One of the most popular and influential structural explanations is Neil Smelser’s (1963)Smelser, N. J. (1963). Theory of collective behavior. New York, NY: Free Press. structural-strain theoryNeil Smelser’s view that social movements and other collective behavior occur and persist when six conditions are present: structural conduciveness, structural strain, generalized beliefs, precipitating factors, mobilization for action, and weak social control.. Smelser wrote that social movements and other collective behavior occur when several conditions are present. One of these conditions is structural strain, which refers to problems in society that cause people to be angry and frustrated. Without such structural strain, people would not have any reason to protest, and social movements do not arise. Another condition is generalized beliefs, which are people’s reasons for why conditions are so bad and their solutions to improve them. If people decide that the conditions they dislike are their own fault, they will decide not to protest. Similarly, if they decide that protest will not improve these conditions, they again will not protest. A third condition is the existence of precipitating factors, or sudden events that ignite collective behavior. In the 1960s, for example, several urban riots started when police were rumored to have unjustly arrested or beaten someone. Although conditions in inner cities were widely perceived as unfair and even oppressive, it took this type of police behavior to ignite people to riot.
During the 1960s, several urban riots began when police were rumored to have unjustly arrested or beaten someone.
Source: Photo courtesy of Anna Tesar, http://www.flickr.com/photos/spanner/3029425939.
Smelser’s theory became very popular because it pointed to several factors that must hold true before social movements and other forms of collective behavior occur. At the same time, collective behavior does not always occur when his factors do hold true. The theory has also been criticized for being a bit vague; for example, it does not say how much strain a society must have for collective behavior to take place (Rule, 1988).Rule, J. B. (1988). Theories of civil violence. Berkeley: University of California Press.
Resource mobilization theoryThe view that social movements are a rational response to perceived grievances and that they arise from efforts by social movement leaders to mobilize the resources, especially the time, money, and energy, of aggrieved peoples and to direct them into effective political action. is a general name given to several related views of social movements that arose in the 1970s (McCarthy & Zald, 1977; Oberschall, 1973; Tilly, 1978).McCarthy, J. D., & Zald, M. N. (1977). Resource mobilization and social movements: A partial theory. American Journal of Sociology, 82, 1212–1241; Oberschall, A. (1973). Social conflict and social movements. Englewood Cliffs, NJ: Prentice Hall; Tilly, C. (1978). From mobilization to revolution. Reading, MA: Addison-Wesley. This theory assumes that social movement activity is a rational response to unsatisfactory conditions in society. Because these conditions always exist, so does discontent with them. Despite such constant discontent, people protest only rarely. If this is so, these conditions and associated discontent cannot easily explain why people turn to social movements. What is crucial instead are efforts by social movement leaders to mobilize the resources—most notably, time, money, and energy—of the population and to direct them into effective political action. Also important are political opportunities for action that arise when, say, a government weakens because of an economic or foreign crisis (D. A. Snow & Soule, 2009).Snow, D. A., & Soule, S. A. (2009). A primer on social movements. New York, NY: W. W. Norton.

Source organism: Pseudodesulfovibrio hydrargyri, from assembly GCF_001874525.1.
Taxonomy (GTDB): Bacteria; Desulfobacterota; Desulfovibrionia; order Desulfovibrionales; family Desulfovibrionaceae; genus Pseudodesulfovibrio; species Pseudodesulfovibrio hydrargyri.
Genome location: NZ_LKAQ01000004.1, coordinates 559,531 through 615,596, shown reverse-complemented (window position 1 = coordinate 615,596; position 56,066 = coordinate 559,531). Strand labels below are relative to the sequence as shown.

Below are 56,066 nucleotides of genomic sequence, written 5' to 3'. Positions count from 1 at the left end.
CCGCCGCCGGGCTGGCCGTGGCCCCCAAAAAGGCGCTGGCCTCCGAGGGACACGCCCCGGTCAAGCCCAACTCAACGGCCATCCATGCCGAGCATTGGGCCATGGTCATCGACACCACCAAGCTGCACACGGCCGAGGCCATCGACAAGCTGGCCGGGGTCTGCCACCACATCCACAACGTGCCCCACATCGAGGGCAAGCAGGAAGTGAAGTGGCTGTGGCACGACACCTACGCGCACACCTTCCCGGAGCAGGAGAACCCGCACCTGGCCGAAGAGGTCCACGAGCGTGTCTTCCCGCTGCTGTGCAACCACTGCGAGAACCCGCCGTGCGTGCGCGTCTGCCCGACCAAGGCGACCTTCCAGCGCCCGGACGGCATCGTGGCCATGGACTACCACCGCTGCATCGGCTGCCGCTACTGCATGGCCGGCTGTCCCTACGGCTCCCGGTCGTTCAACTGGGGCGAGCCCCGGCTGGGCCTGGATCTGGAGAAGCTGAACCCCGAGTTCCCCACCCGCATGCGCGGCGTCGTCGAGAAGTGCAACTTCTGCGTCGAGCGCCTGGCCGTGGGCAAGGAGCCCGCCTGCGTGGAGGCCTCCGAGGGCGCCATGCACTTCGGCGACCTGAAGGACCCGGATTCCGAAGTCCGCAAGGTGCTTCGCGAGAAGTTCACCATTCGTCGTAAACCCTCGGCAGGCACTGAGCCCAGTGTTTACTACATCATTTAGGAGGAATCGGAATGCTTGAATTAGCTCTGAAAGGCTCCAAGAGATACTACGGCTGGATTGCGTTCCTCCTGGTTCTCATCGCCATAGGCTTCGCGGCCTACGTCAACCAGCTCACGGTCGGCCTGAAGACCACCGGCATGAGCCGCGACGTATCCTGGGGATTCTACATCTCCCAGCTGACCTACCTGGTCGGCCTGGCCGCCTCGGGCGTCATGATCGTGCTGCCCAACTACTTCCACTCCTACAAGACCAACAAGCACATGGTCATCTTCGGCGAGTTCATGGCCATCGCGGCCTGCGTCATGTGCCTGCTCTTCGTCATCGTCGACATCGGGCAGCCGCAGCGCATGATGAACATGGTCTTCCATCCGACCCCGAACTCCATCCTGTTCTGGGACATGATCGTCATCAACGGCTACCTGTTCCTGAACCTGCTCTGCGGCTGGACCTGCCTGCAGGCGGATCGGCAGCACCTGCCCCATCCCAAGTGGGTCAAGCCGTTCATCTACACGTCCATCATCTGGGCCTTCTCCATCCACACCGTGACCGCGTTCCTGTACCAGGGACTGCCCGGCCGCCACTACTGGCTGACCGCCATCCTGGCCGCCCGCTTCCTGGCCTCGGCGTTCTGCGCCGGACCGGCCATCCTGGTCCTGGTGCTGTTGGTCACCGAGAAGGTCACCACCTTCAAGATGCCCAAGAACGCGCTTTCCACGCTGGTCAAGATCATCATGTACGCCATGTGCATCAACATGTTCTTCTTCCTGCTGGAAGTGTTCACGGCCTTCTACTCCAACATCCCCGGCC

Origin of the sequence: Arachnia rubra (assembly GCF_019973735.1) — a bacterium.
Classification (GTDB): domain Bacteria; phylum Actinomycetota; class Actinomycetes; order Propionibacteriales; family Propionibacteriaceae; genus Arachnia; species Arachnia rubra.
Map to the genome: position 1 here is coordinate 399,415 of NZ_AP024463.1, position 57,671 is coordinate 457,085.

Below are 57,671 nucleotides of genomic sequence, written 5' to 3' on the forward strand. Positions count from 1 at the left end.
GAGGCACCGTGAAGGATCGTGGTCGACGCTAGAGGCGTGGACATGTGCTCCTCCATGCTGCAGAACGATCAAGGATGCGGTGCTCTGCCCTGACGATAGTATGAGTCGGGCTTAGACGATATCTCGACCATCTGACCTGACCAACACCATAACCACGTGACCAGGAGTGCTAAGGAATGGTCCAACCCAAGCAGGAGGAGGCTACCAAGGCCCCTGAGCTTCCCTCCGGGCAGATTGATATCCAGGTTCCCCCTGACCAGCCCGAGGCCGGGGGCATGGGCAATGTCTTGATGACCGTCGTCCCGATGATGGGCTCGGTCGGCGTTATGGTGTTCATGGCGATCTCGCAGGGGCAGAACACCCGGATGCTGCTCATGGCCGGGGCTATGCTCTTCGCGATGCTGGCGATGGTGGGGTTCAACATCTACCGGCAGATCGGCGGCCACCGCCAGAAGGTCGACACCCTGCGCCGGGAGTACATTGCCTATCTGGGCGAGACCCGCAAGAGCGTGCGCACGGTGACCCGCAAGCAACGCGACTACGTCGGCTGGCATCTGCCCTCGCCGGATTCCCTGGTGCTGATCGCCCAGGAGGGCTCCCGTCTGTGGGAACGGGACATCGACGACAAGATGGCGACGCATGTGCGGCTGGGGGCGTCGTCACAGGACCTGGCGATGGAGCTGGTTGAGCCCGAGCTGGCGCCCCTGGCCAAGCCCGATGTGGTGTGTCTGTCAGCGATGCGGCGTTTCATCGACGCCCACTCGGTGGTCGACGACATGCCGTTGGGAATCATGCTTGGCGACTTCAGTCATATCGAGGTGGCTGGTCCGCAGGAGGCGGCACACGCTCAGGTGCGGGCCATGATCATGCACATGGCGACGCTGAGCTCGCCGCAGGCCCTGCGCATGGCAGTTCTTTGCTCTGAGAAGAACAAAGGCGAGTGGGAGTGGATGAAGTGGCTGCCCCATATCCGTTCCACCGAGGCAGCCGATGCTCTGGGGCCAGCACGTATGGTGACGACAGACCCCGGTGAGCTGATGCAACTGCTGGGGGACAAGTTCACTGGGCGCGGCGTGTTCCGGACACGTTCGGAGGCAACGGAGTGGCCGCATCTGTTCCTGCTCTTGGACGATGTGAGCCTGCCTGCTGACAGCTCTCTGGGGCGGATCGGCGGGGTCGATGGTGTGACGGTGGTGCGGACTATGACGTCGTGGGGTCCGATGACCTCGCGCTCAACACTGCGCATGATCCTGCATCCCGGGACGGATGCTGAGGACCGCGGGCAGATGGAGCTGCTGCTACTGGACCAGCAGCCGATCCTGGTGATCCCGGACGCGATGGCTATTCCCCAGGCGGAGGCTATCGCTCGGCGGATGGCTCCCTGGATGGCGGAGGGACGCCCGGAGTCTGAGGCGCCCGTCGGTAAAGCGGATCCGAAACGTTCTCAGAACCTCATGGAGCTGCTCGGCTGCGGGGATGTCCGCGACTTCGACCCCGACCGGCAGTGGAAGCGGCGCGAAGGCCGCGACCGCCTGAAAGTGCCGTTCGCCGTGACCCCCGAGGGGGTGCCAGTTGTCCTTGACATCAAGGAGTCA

Resource mobilization theory has been very influential since its inception in the 1970s. However, critics say it underestimates the importance of harsh social conditions and discontent for the rise of social movement activity. Conditions can and do worsen, and when they do so, they prompt people to engage in collective behavior. As just one example, cuts in higher education spending and steep increases in tuition prompted students to protest on campuses in California and several other states in late 2009 and early 2010 (Rosenhall, 2010).Rosenhall, L. (2010, February 28). Education protests on tap this week in California. The Sacramento Bee, p. 1A. Critics also say that resource mobilization theory neglects the importance of emotions in social movement activity by depicting social movement actors as cold, calculated, and unemotional (Goodwin, Jasper, & Polletta, 2004).Goodwin, J., Jasper, J. M., & Polletta, F. (2004). Emotional dimensions of social movements. In D. A. Snow, S. A. Soule, & H. Kriesi (Eds.), The Blackwell companion to social movements (pp. 413–432). Malden, MA: Blackwell. This picture is simply not true, critics say, and they further argue that social movement actors can be both emotional and rational at the same time, just as people are in many other kinds of pursuits.
Although the many past and present social movements around the world differ from each other in many ways, they all generally go through a life cycle marked by several stages that have long been recognized (Blumer, 1969).Blumer, H. (1969). Collective behavior. In A. M. Lee (Ed.), Principles of sociology (pp. 165–221). New York, NY: Barnes and Noble.